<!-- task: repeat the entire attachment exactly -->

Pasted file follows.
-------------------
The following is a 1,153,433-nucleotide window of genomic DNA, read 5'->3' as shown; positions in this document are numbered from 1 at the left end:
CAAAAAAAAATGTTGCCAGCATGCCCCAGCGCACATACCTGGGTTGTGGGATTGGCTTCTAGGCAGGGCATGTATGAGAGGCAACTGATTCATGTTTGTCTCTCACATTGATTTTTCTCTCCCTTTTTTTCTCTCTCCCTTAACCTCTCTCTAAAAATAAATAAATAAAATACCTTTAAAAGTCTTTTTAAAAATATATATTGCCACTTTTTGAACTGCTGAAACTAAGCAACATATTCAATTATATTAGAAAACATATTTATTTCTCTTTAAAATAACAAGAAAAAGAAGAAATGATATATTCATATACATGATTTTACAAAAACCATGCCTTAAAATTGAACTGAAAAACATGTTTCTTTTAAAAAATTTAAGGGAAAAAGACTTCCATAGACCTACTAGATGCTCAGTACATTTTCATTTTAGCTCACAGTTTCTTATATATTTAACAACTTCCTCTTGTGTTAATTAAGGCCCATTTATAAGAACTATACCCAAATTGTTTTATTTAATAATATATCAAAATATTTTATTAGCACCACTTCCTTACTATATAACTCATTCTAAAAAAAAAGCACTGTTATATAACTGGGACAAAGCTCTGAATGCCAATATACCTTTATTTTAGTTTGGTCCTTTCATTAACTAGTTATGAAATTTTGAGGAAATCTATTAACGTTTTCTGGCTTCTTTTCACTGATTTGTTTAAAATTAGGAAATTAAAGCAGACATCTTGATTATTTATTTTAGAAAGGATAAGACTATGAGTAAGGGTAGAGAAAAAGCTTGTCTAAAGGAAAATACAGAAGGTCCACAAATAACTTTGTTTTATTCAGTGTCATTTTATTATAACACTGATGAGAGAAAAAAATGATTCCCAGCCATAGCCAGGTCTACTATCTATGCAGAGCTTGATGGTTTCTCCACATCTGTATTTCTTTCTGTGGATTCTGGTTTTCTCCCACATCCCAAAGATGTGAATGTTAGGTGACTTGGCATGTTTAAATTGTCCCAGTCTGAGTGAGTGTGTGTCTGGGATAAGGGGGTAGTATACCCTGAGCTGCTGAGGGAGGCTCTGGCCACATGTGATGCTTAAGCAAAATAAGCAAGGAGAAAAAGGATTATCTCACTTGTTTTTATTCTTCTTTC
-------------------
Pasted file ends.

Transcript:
The following is a 1,153,433-nucleotide window of genomic DNA, read 5'->3' as shown; positions in this document are numbered from 1 at the left end:
CAAAAAAAAATGTTGCCAGCATGCCCCAGCGCACATACCTGGGTTGTGGGATTGGCTTCTAGGCAGGGCATGTATGAGAGGCAACTGATTCATGTTTGTCTCTCACATTGATTTTTCTCTCCCTTTTTTTCTCTCTCCCTTAACCTCTCTCTAAAAATAAATAAATAAAATACCTTTAAAAGTCTTTTTAAAAATATATATTGCCACTTTTTGAACTGCTGAAACTAAGCAACATATTCAATTATATTAGAAAACATATTTATTTCTCTTTAAAATAACAAGAAAAAGAAGAAATGATATATTCATATACATGATTTTACAAAAACCATGCCTTAAAATTGAACTGAAAAACATGTTTCTTTTAAAAAATTTAAGGGAAAAAGACTTCCATAGACCTACTAGATGCTCAGTACATTTTCATTTTAGCTCACAGTTTCTTATATATTTAACAACTTCCTCTTGTGTTAATTAAGGCCCATTTATAAGAACTATACCCAAATTGTTTTATTTAATAATATATCAAAATATTTTATTAGCACCACTTCCTTACTATATAACTCATTCTAAAAAAAAAGCACTGTTATATAACTGGGACAAAGCTCTGAATGCCAATATACCTTTATTTTAGTTTGGTCCTTTCATTAACTAGTTATGAAATTTTGAGGAAATCTATTAACGTTTTCTGGCTTCTTTTCACTGATTTGTTTAAAATTAGGAAATTAAAGCAGACATCTTGATTATTTATTTTAGAAAGGATAAGACTATGAGTAAGGGTAGAGAAAAAGCTTGTCTAAAGGAAAATACAGAAGGTCCACAAATAACTTTGTTTTATTCAGTGTCATTTTATTATAACACTGATGAGAGAAAAAAATGATTCCCAGCCATAGCCAGGTCTACTATCTATGCAGAGCTTGATGGTTTCTCCACATCTGTATTTCTTTCTGTGGATTCTGGTTTTCTCCCACATCCCAAAGATGTGAATGTTAGGTGACTTGGCATGTTTAAATTGTCCCAGTCTGAGTGAGTGTGTGTCTGGGATAAGGGGGTAGTATACCCTGAGCTGCTGAGGGAGGCTCTGGCCACATGTGATGCTTAAGCAAAATAAGCAAGGAGAAAAAGGATTATCTCACTTGTTTTTATTCTTCTTTC